Risk and diversification

Deciding how concentrated my portfolio should be is a question I’ve mulled over many times. I wrote about it in a previous post more than a year ago, where I decided that I would benefit from being more concentrated. Unfortunately, I think my reasoning then, while on the right lines, was a little half-baked. As a result, I still feel torn by the conflicting desires to either diversify into more of the attractive-looking opportunities on my watchlist, or to only concentrate on my very best ones. To build a more coherent approach I can confidently stick to, I think I need to go back to first principles. 

The core trade-off

From a statistical perspective, there are basically only two things investors should care about in constructing their portfolios: their likely portfolio return and the risk they need to take to achieve this return.

Risk can be thought of as the variance in the return you might expect from an investment.  The more variance there is, the more varied the range of returns you might get. Two investments may have the same expected return, but one is less risky if it is more likely to approximate this return within a narrow range, while the other is more risky if a much broader range of outcomes is possible.

Diversification is a ‘free lunch’, in that it can allow you to reduce some of the variance without compromising the return. For example, if you believe that two different stocks are equally likely to appreciate by 50% over a given period, you would expect the same return if you invested in one of them compared to investing in both. However, if you invest in both, the variance in the returns you would expect is reduced, as it is less likely that both would underperform your expectations. This can allow you to achieve your expected return with greater certainty.

It’s a bit more complicated than this in practice, as diversifying will often mean you have to buy some stocks in which you have lower conviction than others. This implies a trade-off between targeting a high expected return and reducing the variance of your returns. You can ‘optimally diversify’ by holding the number of stocks in your portfolio that best balances this trade-off. To do this you need to know: how do the costs and benefits of diversification vary with the number of stocks in your portfolio?

The cost of diversification: ‘diworsification’ compromises returns

How much diversification will cost you depends on how your degree of conviction varies across your potential investments. If you have high conviction in only a handful of investments, diversifying beyond them may imply significantly compromising your returns. On the other hand, if you follow a more systematic approach and have fairly equal conviction across a broad range of potential investments, diversification may not cost you that much at all.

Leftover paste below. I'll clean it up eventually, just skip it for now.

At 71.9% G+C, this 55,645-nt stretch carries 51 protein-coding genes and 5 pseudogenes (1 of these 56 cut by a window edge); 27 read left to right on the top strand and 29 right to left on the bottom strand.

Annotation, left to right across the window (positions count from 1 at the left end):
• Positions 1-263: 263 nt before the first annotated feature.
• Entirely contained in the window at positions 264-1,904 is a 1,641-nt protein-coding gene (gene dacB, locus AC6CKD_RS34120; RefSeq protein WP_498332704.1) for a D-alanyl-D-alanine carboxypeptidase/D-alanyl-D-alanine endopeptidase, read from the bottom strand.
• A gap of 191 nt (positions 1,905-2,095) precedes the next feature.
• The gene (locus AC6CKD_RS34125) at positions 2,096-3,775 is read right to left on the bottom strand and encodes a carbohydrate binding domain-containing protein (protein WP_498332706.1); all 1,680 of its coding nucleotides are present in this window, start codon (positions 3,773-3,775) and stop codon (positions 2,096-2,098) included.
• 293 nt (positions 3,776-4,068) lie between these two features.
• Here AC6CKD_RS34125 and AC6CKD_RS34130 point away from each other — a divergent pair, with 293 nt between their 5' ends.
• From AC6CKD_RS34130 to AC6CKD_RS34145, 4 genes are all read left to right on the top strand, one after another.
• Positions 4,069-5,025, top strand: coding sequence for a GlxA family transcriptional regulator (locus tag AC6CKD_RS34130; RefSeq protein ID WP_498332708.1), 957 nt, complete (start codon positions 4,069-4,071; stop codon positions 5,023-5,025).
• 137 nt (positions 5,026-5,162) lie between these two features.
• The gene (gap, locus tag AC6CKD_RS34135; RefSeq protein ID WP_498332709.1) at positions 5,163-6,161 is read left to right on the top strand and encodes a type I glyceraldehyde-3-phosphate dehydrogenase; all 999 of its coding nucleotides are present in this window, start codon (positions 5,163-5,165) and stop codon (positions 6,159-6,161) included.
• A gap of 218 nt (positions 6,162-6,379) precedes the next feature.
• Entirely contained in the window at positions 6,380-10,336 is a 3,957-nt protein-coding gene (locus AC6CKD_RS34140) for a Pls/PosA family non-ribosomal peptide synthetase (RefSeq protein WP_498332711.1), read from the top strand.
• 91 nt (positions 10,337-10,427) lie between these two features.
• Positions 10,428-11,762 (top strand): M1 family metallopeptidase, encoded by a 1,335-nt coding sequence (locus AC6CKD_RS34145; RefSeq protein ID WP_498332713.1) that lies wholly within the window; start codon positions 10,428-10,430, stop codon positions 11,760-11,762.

I’d say that my strategy puts me nearer the systematic end of this of this spectrum. My level of conviction in potential investments does vary to some extent, but it’s hard to judge by how much. I think it’s likely that my expected return would benefit significantly from holding a very concentrated portfolio in a handful of my favourite investments. Beyond a certain point (I’d say about 10 stocks), my systematic approach means that additional diversification is probably not going to reduce my expected returns much until I held around 30 stocks.

The benefit of diversification: minimising return variance

The benefit of further diversification when starting from a small number of holdings is large. It certainly makes sense to hold more than one or two positions, even at the expense of some cost to your expected return. However, the benefit of further diversification diminishes fairly rapidly as the number of holdings increases, becoming pretty irrelevant after about 30 holdings.

The benefit from diversification is further limited by the fact that it only applies to uncorrelated idiosyncratic risks i.e. those that are specific to individual shares. Obviously diversification does not protect you from systematic risks which affect your whole portfolio, such as a general market downturn. In my case, as I focus particularly on a certain type of investment i.e. high quality, the benefits of diversification may be limited further.

The importance you should place on reducing the variance of your returns relative to the returns themselves is hard to judge. Provided that you are sufficiently diversified to avoid severe capital loss and are investing for the long term, it’s not obvious that you should care a great deal about the variance in your expected returns over a year or so. After several years this should balance out. However, you may have good reason to be more risk averse than this. This could be because of your circumstances, e.g. your age and how much you can afford to take losses, but is also partly a question of preference. I am fairly cautious by nature and am prepared to make some sacrifice to reduce stress and have greater certainty of a consistent decent return.